It’s hard not to love a sea story that seems too outrageous to be true, and such is the case with Gordon Bennett and the First Yacht Race Across the Atlantic, by Sam Jefferson.
Three millionaires launched their sailboats from Sandy Hook, New Jersey, in December 1866 amid high westerly winds. The race was the result of a $90,000 drunken bet wagered by Bennett, an heir to a publishing empire who was well known for outlandish acts. Six sailors died on the brutal 13-day sprint to England. The book drops the reader into yachting’s “gilded age” amid flamboyant tycoons who played hard with their toys. (Bloomsbury, $27)
British yachting journalist Tom Cunliffe, who has tens of thousands of bluewater miles under his keel, has penned The Complete Ocean Skipper: Deep-water Voyaging, Navigation and Yacht Management. He crafts a comprehensive but concise reference book on outfitting a boat, navigation, weather forecasting, deck routines, emergencies and heavy-weather tactics. With color photographs and diagrams throughout, this book, modeled after the Royal Yachting Association syllabus, is essential reading for anyone planning for or dreaming about sailing long distances. (Bloomsbury, $50)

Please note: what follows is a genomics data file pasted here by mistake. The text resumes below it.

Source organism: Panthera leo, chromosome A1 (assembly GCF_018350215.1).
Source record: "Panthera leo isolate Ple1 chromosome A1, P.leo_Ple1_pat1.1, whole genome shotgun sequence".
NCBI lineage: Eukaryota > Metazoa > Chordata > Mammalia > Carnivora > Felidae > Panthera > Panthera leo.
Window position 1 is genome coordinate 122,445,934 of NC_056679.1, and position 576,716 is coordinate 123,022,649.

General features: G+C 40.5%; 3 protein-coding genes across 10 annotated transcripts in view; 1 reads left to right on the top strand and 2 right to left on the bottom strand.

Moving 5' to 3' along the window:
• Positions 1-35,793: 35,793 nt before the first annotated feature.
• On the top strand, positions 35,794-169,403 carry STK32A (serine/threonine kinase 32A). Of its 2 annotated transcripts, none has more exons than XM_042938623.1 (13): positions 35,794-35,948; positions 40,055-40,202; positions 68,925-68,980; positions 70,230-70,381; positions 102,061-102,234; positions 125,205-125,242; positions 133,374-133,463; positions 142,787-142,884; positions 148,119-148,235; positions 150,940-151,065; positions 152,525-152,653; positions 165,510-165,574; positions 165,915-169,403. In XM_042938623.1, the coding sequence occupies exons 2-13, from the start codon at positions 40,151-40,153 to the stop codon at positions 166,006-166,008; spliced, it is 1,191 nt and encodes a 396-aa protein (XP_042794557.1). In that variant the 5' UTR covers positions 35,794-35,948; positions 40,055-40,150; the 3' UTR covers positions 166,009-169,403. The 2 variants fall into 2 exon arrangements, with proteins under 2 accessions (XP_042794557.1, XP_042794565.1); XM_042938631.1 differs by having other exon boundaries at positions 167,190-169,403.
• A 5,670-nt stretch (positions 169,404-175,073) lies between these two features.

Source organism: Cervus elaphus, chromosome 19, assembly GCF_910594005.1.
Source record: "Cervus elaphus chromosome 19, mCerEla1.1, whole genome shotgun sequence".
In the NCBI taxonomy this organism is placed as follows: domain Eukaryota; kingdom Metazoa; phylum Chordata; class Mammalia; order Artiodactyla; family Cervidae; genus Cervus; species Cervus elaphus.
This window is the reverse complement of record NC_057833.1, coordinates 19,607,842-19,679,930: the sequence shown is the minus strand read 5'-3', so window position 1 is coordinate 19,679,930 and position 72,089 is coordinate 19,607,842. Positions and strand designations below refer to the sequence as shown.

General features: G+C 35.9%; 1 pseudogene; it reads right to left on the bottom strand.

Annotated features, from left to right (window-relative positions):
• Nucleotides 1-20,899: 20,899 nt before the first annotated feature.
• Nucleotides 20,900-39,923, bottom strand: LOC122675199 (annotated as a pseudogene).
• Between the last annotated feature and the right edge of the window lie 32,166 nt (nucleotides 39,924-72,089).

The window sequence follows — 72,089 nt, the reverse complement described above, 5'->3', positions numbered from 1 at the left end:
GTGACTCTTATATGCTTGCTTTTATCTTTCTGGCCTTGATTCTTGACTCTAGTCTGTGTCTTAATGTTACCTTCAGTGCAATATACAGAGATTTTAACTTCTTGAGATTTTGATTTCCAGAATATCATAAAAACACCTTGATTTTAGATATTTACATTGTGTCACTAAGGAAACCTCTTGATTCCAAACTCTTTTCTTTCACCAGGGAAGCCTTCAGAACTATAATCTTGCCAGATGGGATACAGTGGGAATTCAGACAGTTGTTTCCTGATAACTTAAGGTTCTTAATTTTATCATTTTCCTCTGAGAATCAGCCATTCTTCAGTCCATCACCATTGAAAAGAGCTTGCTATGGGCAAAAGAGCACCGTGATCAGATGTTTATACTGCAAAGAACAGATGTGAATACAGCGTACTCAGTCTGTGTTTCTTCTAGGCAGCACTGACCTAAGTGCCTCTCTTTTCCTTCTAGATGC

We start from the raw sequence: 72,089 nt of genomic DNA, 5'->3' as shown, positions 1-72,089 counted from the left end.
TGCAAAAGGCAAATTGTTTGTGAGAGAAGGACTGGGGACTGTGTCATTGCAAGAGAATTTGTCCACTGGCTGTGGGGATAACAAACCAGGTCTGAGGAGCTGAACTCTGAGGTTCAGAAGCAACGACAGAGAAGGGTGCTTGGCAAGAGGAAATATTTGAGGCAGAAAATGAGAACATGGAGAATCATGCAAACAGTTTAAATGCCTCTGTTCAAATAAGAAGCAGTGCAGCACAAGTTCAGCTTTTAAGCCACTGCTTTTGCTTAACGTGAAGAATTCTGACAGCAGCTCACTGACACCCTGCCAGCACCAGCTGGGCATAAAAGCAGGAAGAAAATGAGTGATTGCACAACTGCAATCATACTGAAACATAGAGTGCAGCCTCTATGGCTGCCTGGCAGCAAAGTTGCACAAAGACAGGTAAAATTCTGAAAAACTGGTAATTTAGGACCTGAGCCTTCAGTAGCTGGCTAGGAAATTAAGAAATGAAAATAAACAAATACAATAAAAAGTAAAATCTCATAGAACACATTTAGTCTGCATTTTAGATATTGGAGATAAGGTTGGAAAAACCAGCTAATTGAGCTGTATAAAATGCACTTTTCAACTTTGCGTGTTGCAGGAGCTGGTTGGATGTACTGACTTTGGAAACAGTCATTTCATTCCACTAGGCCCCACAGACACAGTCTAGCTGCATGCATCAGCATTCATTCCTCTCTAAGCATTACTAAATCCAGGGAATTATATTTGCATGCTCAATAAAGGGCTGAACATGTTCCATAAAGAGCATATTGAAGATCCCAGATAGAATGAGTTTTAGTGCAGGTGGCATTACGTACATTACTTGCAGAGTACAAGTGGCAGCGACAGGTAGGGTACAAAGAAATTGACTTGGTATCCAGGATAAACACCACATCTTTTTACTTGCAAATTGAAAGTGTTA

America’s Cup Intrigue
Scandal and the America’s Cup are hardly strangers, but nearly three years after the biggest comeback in the history of sailing’s most prestigious prize, author G. Bruce Knecht has introduced the possibility of a new one. In The Comeback: How Larry Ellison’s Team Won the America’s Cup, Oracle Team USA’s eight straight wins to snatch victory away from Emirates Team New Zealand are detailed. Did the American syndicate’s stop-at-nothing tactics include using a prohibited sailing technique, known as “pumping,” to gain an unfair advantage? ($2.99 Kindle Single, $9.95 paperback)
This article originally appeared in the June 2016 issue.